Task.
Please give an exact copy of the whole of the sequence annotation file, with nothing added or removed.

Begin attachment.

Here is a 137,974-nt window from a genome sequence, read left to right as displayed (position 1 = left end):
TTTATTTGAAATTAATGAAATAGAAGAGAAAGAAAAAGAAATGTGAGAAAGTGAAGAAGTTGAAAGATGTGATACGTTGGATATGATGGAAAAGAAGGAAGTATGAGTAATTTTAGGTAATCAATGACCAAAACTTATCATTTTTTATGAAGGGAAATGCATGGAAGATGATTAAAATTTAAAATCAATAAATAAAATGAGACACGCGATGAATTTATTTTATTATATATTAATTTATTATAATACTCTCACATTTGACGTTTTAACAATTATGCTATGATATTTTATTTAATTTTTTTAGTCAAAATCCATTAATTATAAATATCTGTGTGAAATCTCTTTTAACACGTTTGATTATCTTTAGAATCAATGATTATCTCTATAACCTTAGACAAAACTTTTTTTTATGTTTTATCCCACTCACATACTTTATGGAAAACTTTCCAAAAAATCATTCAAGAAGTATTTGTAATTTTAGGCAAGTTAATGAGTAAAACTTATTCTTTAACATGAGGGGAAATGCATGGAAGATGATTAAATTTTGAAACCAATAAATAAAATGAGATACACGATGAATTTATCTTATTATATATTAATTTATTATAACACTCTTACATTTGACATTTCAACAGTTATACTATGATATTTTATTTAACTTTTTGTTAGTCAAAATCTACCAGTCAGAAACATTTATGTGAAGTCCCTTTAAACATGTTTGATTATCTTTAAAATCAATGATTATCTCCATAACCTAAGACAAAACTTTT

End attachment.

Here is a 137,974-nt window from a genome sequence, read left to right as displayed (position 1 = left end):
TTTATTTGAAATTAATGAAATAGAAGAGAAAGAAAAAGAAATGTGAGAAAGTGAAGAAGTTGAAAGATGTGATACGTTGGATATGATGGAAAAGAAGGAAGTATGAGTAATTTTAGGTAATCAATGACCAAAACTTATCATTTTTTATGAAGGGAAATGCATGGAAGATGATTAAAATTTAAAATCAATAAATAAAATGAGACACGCGATGAATTTATTTTATTATATATTAATTTATTATAATACTCTCACATTTGACGTTTTAACAATTATGCTATGATATTTTATTTAATTTTTTTAGTCAAAATCCATTAATTATAAATATCTGTGTGAAATCTCTTTTAACACGTTTGATTATCTTTAGAATCAATGATTATCTCTATAACCTTAGACAAAACTTTTTTTTATGTTTTATCCCACTCACATACTTTATGGAAAACTTTCCAAAAAATCATTCAAGAAGTATTTGTAATTTTAGGCAAGTTAATGAGTAAAACTTATTCTTTAACATGAGGGGAAATGCATGGAAGATGATTAAATTTTGAAACCAATAAATAAAATGAGATACACGATGAATTTATCTTATTATATATTAATTTATTATAACACTCTTACATTTGACATTTCAACAGTTATACTATGATATTTTATTTAACTTTTTGTTAGTCAAAATCTACCAGTCAGAAACATTTATGTGAAGTCCCTTTAAACATGTTTGATTATCTTTAAAATCAATGATTATCTCCATAACCTAAGACAAAACTTTT